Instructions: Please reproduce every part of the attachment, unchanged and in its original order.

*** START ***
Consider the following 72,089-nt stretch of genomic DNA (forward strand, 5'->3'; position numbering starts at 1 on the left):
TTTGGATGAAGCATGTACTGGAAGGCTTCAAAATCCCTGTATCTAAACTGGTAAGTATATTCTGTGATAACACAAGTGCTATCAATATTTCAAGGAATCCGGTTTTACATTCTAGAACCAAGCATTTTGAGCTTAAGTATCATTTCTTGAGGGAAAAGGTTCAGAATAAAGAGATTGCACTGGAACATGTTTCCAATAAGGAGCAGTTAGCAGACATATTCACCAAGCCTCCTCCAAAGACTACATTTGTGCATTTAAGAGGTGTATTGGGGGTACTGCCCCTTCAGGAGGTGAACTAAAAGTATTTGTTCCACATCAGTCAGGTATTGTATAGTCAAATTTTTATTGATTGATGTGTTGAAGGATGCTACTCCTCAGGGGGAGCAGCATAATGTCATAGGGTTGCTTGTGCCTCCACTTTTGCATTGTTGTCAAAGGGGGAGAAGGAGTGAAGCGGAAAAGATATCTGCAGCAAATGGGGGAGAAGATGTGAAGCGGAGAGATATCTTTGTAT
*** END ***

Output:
Consider the following 72,089-nt stretch of genomic DNA (forward strand, 5'->3'; position numbering starts at 1 on the left):
TTTGGATGAAGCATGTACTGGAAGGCTTCAAAATCCCTGTATCTAAACTGGTAAGTATATTCTGTGATAACACAAGTGCTATCAATATTTCAAGGAATCCGGTTTTACATTCTAGAACCAAGCATTTTGAGCTTAAGTATCATTTCTTGAGGGAAAAGGTTCAGAATAAAGAGATTGCACTGGAACATGTTTCCAATAAGGAGCAGTTAGCAGACATATTCACCAAGCCTCCTCCAAAGACTACATTTGTGCATTTAAGAGGTGTATTGGGGGTACTGCCCCTTCAGGAGGTGAACTAAAAGTATTTGTTCCACATCAGTCAGGTATTGTATAGTCAAATTTTTATTGATTGATGTGTTGAAGGATGCTACTCCTCAGGGGGAGCAGCATAATGTCATAGGGTTGCTTGTGCCTCCACTTTTGCATTGTTGTCAAAGGGGGAGAAGGAGTGAAGCGGAAAAGATATCTGCAGCAAATGGGGGAGAAGATGTGAAGCGGAGAGATATCTTTGTAT